The thing is God sets us into families. He set His plans for us before we were formed, so He knew about whatever circumstances we are in. When I looked back to see all the pain and rejections, I can understand how painful it is for people to feel rejected and un-love, to be isolated. (My experience) helped me understand why they seek comfort and fantasy in all kinds of false comfort. Having seen and felt that myself, I understand why people go there. And having been cleared from issues, you see clearly. It says in Matthew 7, “first get the beam out of your own eye then you see clearly”. So the issue is not about judging but to see clearly.
How have these experiences taught you to be a better father?
I found that I was repeating some of the patterns from my family upbringing even though I didn’t want to repeat them. I had to recognize that the moment my heart was free, I had to establish different patterns, primarily the patterns of connecting.
I found that the biggest challenge was connecting heart to heart. My wife’s father was a very good role model in many aspects of building a Christian family, so I learned something from him. We raised six children and each day I would have a date with each of them. Our work will always push ahead of our family unless we learn to prioritize. So what I did was to make appointments. My children would look forward to that because that was their day to have a special hour with Dad and whatever they wanted to do, we would do that.
Some dads spend time with their child but the dad does what he wants to do rather than what the child wants to do and children often want to do very simple things. But when we are willing to do it with them, it will create a meaningful connection and experience for them.
I also structure time in the morning to have a family meal together, read the word of God and pray together. In the evening, we talk about family. As the children grew into teenagers, we went on vacations together during the school holidays. Sometimes the best way to build a connection with our children is to share experiences together. On Friday nights we will have family nights and at that time we had no money, but we created our own fun. We would do acting, play games and make a meal by the fire.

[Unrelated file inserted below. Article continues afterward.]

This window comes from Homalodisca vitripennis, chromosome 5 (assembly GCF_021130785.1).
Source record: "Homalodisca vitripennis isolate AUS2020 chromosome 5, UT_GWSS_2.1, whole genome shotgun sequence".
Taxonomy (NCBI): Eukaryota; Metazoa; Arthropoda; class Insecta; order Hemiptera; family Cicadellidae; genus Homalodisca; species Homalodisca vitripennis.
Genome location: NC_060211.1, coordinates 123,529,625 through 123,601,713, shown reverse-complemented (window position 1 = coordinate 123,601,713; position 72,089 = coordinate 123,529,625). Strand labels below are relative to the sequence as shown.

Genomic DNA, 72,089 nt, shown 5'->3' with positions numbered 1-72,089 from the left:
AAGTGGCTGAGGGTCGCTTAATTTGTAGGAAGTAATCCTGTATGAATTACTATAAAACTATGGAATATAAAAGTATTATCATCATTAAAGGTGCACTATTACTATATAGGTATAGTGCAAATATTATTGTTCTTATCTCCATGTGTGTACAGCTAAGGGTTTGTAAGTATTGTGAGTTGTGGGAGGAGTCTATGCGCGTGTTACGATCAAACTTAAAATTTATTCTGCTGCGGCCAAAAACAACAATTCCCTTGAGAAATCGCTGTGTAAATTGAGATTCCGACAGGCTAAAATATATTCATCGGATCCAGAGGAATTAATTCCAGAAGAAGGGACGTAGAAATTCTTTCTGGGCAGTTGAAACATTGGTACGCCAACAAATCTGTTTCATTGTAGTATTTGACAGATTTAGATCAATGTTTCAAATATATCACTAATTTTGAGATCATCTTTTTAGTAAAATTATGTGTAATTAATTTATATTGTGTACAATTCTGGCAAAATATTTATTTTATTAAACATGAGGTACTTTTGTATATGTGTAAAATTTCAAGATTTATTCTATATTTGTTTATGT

If you don’t make time for family, you’ll never have time and children come to their own conclusion about what that means. Yes you may tell them that you’re busy with this and that and they say it’s ok. But in their heart they come to their own conclusion that in this world, in terms of where they fit, they are of no value to you. So in their head they know “my dad loves me” but in their heart they are of no value to him or anyone.
You don’t need to have the money; it’s your personal involvement that creates the fun. We celebrate every birthday with a party, no exception. Even till now, when I have a birthday, everyone comes around for a party, no one wants to miss anything! It’s not a matter of duty, but desire. Things come and go, but relationships and people, they live forever. So you have to place value on the things that counts.
When they grew older I brought them on mission trips. On mission trips they come out of their own culture and their own familiarity. You can come close together because you’re both in a strange place. You have to count on one another so it bonds you together. We took each one and brought them to different places. For most of them, their lives were changed by the mission trips and experiences. They came back quite different having seen how poor some people are but yet they are often very happy with simple things. You don’t remember things you buy but experiences where you felt love you remember.